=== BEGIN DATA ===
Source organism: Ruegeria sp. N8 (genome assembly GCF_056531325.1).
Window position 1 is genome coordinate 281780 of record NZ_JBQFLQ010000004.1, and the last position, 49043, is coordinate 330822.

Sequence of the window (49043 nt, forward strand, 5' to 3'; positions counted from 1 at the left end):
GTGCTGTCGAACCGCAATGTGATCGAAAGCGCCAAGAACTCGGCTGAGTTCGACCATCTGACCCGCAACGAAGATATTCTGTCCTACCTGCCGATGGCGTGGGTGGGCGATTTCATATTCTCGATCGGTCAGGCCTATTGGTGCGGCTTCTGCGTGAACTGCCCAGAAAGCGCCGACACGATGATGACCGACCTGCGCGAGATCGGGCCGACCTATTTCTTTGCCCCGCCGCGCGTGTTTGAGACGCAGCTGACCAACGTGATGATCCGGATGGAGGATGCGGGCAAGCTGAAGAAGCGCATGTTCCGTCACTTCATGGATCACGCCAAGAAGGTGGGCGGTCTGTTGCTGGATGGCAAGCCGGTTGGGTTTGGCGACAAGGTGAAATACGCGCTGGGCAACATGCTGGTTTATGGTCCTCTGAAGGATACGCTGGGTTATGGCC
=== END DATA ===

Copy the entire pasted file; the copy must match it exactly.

Source organism: Ruegeria sp. N8 (genome assembly GCF_056531325.1).
Window position 1 is genome coordinate 281780 of record NZ_JBQFLQ010000004.1, and the last position, 49043, is coordinate 330822.

Sequence of the window (49043 nt, forward strand, 5' to 3'; positions counted from 1 at the left end):
GTGCTGTCGAACCGCAATGTGATCGAAAGCGCCAAGAACTCGGCTGAGTTCGACCATCTGACCCGCAACGAAGATATTCTGTCCTACCTGCCGATGGCGTGGGTGGGCGATTTCATATTCTCGATCGGTCAGGCCTATTGGTGCGGCTTCTGCGTGAACTGCCCAGAAAGCGCCGACACGATGATGACCGACCTGCGCGAGATCGGGCCGACCTATTTCTTTGCCCCGCCGCGCGTGTTTGAGACGCAGCTGACCAACGTGATGATCCGGATGGAGGATGCGGGCAAGCTGAAGAAGCGCATGTTCCGTCACTTCATGGATCACGCCAAGAAGGTGGGCGGTCTGTTGCTGGATGGCAAGCCGGTTGGGTTTGGCGACAAGGTGAAATACGCGCTGGGCAACATGCTGGTTTATGGTCCTCTGAAGGATACGCTGGGTTATGGCC